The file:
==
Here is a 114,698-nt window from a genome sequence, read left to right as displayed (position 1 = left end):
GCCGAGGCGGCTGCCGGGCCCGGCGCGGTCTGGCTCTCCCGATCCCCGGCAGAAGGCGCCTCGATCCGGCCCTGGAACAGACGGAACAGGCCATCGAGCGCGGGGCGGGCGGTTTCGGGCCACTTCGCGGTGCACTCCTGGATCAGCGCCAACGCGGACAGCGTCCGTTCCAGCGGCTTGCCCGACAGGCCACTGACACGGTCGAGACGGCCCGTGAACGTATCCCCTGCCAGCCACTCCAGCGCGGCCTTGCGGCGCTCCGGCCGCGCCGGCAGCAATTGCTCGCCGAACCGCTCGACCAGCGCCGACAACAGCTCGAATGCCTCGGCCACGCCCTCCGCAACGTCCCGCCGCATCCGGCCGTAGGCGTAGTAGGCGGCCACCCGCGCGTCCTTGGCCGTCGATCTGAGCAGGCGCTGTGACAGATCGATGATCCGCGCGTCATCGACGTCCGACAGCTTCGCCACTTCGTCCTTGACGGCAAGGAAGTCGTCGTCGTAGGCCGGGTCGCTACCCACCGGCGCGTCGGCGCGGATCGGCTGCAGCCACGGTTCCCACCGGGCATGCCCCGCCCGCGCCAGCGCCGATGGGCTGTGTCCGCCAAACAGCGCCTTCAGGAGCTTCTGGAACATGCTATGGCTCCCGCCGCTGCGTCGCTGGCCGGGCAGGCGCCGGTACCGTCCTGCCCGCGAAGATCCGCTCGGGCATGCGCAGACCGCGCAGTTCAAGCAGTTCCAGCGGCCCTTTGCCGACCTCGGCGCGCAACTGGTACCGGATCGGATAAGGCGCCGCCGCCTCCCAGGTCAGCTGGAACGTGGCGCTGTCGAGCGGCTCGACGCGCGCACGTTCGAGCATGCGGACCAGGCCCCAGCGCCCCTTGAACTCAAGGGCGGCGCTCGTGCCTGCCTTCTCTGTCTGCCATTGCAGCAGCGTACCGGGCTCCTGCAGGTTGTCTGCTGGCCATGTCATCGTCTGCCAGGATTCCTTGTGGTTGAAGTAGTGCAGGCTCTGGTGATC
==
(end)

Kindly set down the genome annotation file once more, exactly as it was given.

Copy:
Here is a 114,698-nt window from a genome sequence, read left to right as displayed (position 1 = left end):
GCCGAGGCGGCTGCCGGGCCCGGCGCGGTCTGGCTCTCCCGATCCCCGGCAGAAGGCGCCTCGATCCGGCCCTGGAACAGACGGAACAGGCCATCGAGCGCGGGGCGGGCGGTTTCGGGCCACTTCGCGGTGCACTCCTGGATCAGCGCCAACGCGGACAGCGTCCGTTCCAGCGGCTTGCCCGACAGGCCACTGACACGGTCGAGACGGCCCGTGAACGTATCCCCTGCCAGCCACTCCAGCGCGGCCTTGCGGCGCTCCGGCCGCGCCGGCAGCAATTGCTCGCCGAACCGCTCGACCAGCGCCGACAACAGCTCGAATGCCTCGGCCACGCCCTCCGCAACGTCCCGCCGCATCCGGCCGTAGGCGTAGTAGGCGGCCACCCGCGCGTCCTTGGCCGTCGATCTGAGCAGGCGCTGTGACAGATCGATGATCCGCGCGTCATCGACGTCCGACAGCTTCGCCACTTCGTCCTTGACGGCAAGGAAGTCGTCGTCGTAGGCCGGGTCGCTACCCACCGGCGCGTCGGCGCGGATCGGCTGCAGCCACGGTTCCCACCGGGCATGCCCCGCCCGCGCCAGCGCCGATGGGCTGTGTCCGCCAAACAGCGCCTTCAGGAGCTTCTGGAACATGCTATGGCTCCCGCCGCTGCGTCGCTGGCCGGGCAGGCGCCGGTACCGTCCTGCCCGCGAAGATCCGCTCGGGCATGCGCAGACCGCGCAGTTCAAGCAGTTCCAGCGGCCCTTTGCCGACCTCGGCGCGCAACTGGTACCGGATCGGATAAGGCGCCGCCGCCTCCCAGGTCAGCTGGAACGTGGCGCTGTCGAGCGGCTCGACGCGCGCACGTTCGAGCATGCGGACCAGGCCCCAGCGCCCCTTGAACTCAAGGGCGGCGCTCGTGCCTGCCTTCTCTGTCTGCCATTGCAGCAGCGTACCGGGCTCCTGCAGGTTGTCTGCTGGCCATGTCATCGTCTGCCAGGATTCCTTGTGGTTGAAGTAGTGCAGGCTCTGGTGATC